Open records law requests must be disclosed under common law
WISCONSIN–The state’s high court in late February upheld the public’s right of access to a county district attorney’s records of requests made pursuant to the state’s open records law.
The Wisconsin Supreme Court noted that the common law open records exemption for prosecutorial files does not allow a prosecutor to “shield documents subject to open records law simply by placing them in a closed prosecutorial file.”
The common law exemption, the Court stated, should be limited to those instances where a criminal investigation may be compromised or the safety of informants jeopardized by release of the file.
The high court added that the records should be open to the public because it is entitled to know how its officials handle records requests.
The case stemmed from an August 1992 request by Susan Nichols for copies of all records requests made to Columbia County District Attorney Mark Bennett within the last two years.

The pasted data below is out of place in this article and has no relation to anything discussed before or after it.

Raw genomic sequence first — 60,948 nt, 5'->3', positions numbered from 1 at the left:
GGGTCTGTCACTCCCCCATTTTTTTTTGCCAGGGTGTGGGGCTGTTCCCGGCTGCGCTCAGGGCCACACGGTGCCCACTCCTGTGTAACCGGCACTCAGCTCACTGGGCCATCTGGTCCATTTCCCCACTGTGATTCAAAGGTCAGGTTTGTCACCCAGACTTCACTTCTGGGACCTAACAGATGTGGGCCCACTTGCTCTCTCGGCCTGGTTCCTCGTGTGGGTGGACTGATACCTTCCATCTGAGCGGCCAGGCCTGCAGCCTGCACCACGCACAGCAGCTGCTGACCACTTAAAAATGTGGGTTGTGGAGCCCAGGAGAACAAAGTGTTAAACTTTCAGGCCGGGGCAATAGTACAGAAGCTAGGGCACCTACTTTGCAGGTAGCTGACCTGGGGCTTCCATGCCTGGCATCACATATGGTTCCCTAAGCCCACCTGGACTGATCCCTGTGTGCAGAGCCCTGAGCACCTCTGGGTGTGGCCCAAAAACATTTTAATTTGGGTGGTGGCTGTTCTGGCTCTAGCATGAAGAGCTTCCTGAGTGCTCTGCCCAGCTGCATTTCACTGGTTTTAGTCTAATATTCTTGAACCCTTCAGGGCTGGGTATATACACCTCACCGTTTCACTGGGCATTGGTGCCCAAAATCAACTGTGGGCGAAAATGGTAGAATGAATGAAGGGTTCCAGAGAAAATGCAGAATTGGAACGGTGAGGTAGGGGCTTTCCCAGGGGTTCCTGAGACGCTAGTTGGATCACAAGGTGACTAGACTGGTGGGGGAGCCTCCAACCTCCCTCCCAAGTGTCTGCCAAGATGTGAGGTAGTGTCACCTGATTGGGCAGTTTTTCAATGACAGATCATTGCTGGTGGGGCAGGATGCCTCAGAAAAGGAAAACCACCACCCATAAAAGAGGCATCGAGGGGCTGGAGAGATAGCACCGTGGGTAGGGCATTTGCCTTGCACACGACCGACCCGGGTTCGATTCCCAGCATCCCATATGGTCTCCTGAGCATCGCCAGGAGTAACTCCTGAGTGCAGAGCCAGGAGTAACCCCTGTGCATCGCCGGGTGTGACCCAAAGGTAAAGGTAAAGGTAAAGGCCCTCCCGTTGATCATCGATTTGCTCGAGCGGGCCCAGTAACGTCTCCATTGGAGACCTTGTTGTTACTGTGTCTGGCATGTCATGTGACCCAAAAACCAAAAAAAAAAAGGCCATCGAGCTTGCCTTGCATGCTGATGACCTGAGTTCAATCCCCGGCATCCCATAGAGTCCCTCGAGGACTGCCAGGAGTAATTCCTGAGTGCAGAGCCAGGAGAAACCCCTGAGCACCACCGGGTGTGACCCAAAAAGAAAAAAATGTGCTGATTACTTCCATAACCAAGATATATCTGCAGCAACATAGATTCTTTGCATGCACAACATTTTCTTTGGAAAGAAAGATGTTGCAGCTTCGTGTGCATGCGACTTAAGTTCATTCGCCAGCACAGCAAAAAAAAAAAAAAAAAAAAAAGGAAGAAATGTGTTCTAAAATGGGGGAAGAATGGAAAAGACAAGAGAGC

While Bennett did provide a copy of one file, he declined to release three others, claiming that they were prosecutorial files containing investigative data and were thus exempt from disclosure under the state law.
Nichols filed suit in early 1993 seeking a court order for disclosure of the document and in March 1993 the circuit court in Juneau concluded that the records were “part of closed prosecution files and as such are exempted from disclosure under” Wisconsin case precedent.
The Columbia County Court of Appeals in Madison reversed that decision, holding that the exemption applied by the lower court should only apply to “items that actually pertain to prosecution,” and to “information gathered in the course of an investigation.” (Nichols v. Bennett; Plaintiff’s Counsel: Norma Briggs)